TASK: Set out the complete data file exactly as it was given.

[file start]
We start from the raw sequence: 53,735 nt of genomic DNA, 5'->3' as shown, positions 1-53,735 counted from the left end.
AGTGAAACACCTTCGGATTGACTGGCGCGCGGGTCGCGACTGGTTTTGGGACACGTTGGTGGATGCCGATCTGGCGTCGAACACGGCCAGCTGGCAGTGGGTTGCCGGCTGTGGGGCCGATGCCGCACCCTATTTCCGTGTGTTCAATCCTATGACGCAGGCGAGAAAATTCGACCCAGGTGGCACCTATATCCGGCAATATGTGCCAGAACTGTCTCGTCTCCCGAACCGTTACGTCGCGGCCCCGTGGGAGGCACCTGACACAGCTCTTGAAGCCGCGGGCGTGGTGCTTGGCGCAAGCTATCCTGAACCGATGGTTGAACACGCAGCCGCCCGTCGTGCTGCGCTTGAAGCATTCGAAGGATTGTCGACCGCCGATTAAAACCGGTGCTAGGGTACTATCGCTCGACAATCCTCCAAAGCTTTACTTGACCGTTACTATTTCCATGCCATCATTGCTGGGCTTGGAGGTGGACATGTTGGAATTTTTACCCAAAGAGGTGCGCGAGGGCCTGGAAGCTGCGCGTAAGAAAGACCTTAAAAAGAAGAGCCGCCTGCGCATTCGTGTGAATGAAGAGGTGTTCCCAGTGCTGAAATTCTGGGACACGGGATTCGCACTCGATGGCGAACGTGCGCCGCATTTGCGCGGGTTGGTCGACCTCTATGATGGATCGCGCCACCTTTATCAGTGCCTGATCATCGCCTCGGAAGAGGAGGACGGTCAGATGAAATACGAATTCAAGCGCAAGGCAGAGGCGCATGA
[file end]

We start from the raw sequence: 53,735 nt of genomic DNA, 5'->3' as shown, positions 1-53,735 counted from the left end.
AGTGAAACACCTTCGGATTGACTGGCGCGCGGGTCGCGACTGGTTTTGGGACACGTTGGTGGATGCCGATCTGGCGTCGAACACGGCCAGCTGGCAGTGGGTTGCCGGCTGTGGGGCCGATGCCGCACCCTATTTCCGTGTGTTCAATCCTATGACGCAGGCGAGAAAATTCGACCCAGGTGGCACCTATATCCGGCAATATGTGCCAGAACTGTCTCGTCTCCCGAACCGTTACGTCGCGGCCCCGTGGGAGGCACCTGACACAGCTCTTGAAGCCGCGGGCGTGGTGCTTGGCGCAAGCTATCCTGAACCGATGGTTGAACACGCAGCCGCCCGTCGTGCTGCGCTTGAAGCATTCGAAGGATTGTCGACCGCCGATTAAAACCGGTGCTAGGGTACTATCGCTCGACAATCCTCCAAAGCTTTACTTGACCGTTACTATTTCCATGCCATCATTGCTGGGCTTGGAGGTGGACATGTTGGAATTTTTACCCAAAGAGGTGCGCGAGGGCCTGGAAGCTGCGCGTAAGAAAGACCTTAAAAAGAAGAGCCGCCTGCGCATTCGTGTGAATGAAGAGGTGTTCCCAGTGCTGAAATTCTGGGACACGGGATTCGCACTCGATGGCGAACGTGCGCCGCATTTGCGCGGGTTGGTCGACCTCTATGATGGATCGCGCCACCTTTATCAGTGCCTGATCATCGCCTCGGAAGAGGAGGACGGTCAGATGAAATACGAATTCAAGCGCAAGGCAGAGGCGCATGA